In my humble opinion, I say stick with it. I thought the same way and I believe I missed out now. Whatever confusion and internal conflicts you have can be resolved in practice while you enjoy studying something that you are passionate about. It may seem like the academic approach kills the passion, but I think that's a temporary hurdle that you can overcome (IMO).
I've thought along these lines as well. Perhaps if I'm a bit more vigilant, I could avoid those pitfalls I'm afraid of. That and developing a some better practices. Thank you for the advice.

passel
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Re: Introduction (and in need of some advice)

Post by passel » Fri Nov 10, 2017 5:58 pm

I’d say study and practice as much as you can. Whether graduate study is a good idea or not is a largely financial decision. I have a BA in Asian Studies and an MA in Eastern Classics, and making a living has been difficult. I did blue collar work for years then lucked into a high school/middle school teaching position with no obvious relation to anything I’d studied in school. Now I’m in law school at 42. I’m fortunate not to have debt except for what I’ve taken out for my current project, but I’m single with no dependents. Study hard, practice hard, but you’ve got to make a living in order to do either of those.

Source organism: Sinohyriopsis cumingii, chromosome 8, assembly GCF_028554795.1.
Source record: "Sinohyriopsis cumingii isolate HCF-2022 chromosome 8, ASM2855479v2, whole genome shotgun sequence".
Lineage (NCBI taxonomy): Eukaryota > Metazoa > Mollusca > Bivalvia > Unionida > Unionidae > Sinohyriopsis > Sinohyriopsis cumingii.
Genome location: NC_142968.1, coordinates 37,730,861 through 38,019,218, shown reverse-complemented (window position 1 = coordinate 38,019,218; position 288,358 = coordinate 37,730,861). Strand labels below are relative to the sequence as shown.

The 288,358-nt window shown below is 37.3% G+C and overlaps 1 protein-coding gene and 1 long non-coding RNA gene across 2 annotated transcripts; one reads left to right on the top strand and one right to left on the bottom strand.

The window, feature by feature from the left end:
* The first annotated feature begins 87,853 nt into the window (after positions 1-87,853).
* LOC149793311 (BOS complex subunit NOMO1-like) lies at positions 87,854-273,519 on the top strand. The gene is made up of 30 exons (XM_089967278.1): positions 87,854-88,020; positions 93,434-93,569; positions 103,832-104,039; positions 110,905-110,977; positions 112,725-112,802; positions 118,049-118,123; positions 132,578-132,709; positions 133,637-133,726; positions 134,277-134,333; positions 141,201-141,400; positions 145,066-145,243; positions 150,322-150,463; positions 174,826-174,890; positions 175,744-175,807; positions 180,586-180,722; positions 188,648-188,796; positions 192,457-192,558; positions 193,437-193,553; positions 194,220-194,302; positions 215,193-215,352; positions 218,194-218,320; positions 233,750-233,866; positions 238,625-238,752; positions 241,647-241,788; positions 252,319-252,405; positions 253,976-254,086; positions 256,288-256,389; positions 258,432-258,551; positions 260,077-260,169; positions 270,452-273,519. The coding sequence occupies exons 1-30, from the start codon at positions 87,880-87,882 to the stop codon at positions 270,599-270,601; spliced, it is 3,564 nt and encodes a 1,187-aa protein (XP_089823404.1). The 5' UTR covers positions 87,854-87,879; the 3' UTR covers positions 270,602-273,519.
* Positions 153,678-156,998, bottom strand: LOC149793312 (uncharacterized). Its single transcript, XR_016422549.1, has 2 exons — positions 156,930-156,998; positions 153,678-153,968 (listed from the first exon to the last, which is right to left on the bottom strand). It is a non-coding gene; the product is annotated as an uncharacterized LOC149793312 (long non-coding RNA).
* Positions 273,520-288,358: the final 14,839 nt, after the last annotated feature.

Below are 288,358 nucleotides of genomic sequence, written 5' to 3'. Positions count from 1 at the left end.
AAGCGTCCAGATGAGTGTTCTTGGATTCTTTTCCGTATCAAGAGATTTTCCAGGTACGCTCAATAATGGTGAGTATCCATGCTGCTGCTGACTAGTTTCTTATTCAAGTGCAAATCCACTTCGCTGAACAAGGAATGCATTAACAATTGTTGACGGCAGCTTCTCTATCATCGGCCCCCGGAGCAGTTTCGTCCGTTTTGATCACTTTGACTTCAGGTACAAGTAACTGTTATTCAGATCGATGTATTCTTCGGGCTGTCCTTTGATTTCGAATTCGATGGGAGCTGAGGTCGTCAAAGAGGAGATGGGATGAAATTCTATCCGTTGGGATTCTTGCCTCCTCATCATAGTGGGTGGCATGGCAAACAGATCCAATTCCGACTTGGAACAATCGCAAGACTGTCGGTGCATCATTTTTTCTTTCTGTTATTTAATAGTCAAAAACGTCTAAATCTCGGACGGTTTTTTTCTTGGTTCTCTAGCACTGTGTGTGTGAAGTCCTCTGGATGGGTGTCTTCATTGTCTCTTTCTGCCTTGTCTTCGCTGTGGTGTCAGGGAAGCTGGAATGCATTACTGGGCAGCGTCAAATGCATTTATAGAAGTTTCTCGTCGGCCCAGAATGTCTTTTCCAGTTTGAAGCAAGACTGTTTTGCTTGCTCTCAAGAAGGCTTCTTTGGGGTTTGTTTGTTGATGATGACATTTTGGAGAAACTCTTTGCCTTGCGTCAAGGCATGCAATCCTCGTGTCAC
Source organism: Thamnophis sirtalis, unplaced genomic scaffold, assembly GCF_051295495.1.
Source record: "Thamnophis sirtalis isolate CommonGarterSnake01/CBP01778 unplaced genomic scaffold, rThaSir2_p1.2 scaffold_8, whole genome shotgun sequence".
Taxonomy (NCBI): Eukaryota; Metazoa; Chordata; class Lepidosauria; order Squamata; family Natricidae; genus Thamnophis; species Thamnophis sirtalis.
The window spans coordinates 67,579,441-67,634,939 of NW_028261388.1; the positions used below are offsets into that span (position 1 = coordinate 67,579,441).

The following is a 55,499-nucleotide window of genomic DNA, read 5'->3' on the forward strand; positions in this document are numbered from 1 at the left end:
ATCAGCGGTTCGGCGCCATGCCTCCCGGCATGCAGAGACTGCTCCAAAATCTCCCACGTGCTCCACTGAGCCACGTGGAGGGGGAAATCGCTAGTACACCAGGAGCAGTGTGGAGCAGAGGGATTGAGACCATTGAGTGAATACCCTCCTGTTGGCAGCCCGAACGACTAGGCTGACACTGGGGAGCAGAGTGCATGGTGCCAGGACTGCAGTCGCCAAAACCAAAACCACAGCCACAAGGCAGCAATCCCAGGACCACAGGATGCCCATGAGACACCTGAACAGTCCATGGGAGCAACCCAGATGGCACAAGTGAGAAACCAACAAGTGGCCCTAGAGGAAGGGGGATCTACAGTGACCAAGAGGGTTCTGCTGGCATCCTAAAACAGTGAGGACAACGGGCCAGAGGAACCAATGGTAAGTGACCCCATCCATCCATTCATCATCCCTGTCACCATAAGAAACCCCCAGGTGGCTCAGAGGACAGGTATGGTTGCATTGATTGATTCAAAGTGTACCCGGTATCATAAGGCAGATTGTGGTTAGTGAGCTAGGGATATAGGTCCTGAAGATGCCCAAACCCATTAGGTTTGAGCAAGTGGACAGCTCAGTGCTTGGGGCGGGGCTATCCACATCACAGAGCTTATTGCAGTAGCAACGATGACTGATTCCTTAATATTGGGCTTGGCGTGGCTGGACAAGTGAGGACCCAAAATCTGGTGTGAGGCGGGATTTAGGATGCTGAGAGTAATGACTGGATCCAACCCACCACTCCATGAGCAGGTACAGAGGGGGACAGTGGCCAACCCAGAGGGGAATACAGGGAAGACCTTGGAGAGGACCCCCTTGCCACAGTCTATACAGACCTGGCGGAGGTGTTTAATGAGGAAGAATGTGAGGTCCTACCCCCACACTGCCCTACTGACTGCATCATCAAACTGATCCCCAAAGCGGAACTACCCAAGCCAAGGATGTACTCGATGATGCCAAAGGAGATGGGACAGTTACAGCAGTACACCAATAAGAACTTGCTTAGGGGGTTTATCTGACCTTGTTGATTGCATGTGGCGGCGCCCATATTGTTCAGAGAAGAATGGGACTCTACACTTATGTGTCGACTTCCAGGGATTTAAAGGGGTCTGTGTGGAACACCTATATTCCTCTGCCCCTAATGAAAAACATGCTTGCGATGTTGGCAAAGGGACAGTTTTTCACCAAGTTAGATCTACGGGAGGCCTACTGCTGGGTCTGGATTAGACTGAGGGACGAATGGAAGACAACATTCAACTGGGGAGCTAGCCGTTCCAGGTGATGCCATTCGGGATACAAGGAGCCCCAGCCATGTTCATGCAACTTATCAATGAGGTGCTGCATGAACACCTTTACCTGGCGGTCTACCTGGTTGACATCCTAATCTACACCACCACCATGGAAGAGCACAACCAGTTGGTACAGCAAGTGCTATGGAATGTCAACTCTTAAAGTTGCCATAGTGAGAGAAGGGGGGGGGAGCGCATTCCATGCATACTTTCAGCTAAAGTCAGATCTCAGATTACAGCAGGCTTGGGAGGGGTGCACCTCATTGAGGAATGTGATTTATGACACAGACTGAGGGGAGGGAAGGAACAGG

"I have made a heap of all that I have met"- Svetonious

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Re: Introduction (and in need of some advice)